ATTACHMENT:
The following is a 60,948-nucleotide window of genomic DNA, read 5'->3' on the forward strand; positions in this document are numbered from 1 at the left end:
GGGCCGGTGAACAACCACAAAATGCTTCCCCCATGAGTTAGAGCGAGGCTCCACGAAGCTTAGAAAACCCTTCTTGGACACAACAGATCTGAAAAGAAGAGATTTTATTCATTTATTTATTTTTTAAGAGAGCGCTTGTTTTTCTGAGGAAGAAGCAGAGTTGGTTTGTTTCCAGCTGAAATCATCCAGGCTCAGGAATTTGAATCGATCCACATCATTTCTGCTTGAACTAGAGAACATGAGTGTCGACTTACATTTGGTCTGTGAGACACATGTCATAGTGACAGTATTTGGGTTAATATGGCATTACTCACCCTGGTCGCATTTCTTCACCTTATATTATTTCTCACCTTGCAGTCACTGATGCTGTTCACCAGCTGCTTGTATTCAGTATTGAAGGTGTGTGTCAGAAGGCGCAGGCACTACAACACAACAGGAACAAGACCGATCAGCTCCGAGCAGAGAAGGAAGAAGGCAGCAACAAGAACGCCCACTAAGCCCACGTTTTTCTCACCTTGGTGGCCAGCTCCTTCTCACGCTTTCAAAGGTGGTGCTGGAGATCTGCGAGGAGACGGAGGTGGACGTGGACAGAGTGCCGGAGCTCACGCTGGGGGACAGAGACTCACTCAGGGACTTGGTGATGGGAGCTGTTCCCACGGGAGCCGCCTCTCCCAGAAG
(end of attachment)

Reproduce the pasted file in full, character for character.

The following is a 60,948-nucleotide window of genomic DNA, read 5'->3' on the forward strand; positions in this document are numbered from 1 at the left end:
GGGCCGGTGAACAACCACAAAATGCTTCCCCCATGAGTTAGAGCGAGGCTCCACGAAGCTTAGAAAACCCTTCTTGGACACAACAGATCTGAAAAGAAGAGATTTTATTCATTTATTTATTTTTTAAGAGAGCGCTTGTTTTTCTGAGGAAGAAGCAGAGTTGGTTTGTTTCCAGCTGAAATCATCCAGGCTCAGGAATTTGAATCGATCCACATCATTTCTGCTTGAACTAGAGAACATGAGTGTCGACTTACATTTGGTCTGTGAGACACATGTCATAGTGACAGTATTTGGGTTAATATGGCATTACTCACCCTGGTCGCATTTCTTCACCTTATATTATTTCTCACCTTGCAGTCACTGATGCTGTTCACCAGCTGCTTGTATTCAGTATTGAAGGTGTGTGTCAGAAGGCGCAGGCACTACAACACAACAGGAACAAGACCGATCAGCTCCGAGCAGAGAAGGAAGAAGGCAGCAACAAGAACGCCCACTAAGCCCACGTTTTTCTCACCTTGGTGGCCAGCTCCTTCTCACGCTTTCAAAGGTGGTGCTGGAGATCTGCGAGGAGACGGAGGTGGACGTGGACAGAGTGCCGGAGCTCACGCTGGGGGACAGAGACTCACTCAGGGACTTGGTGATGGGAGCTGTTCCCACGGGAGCCGCCTCTCCCAGAAG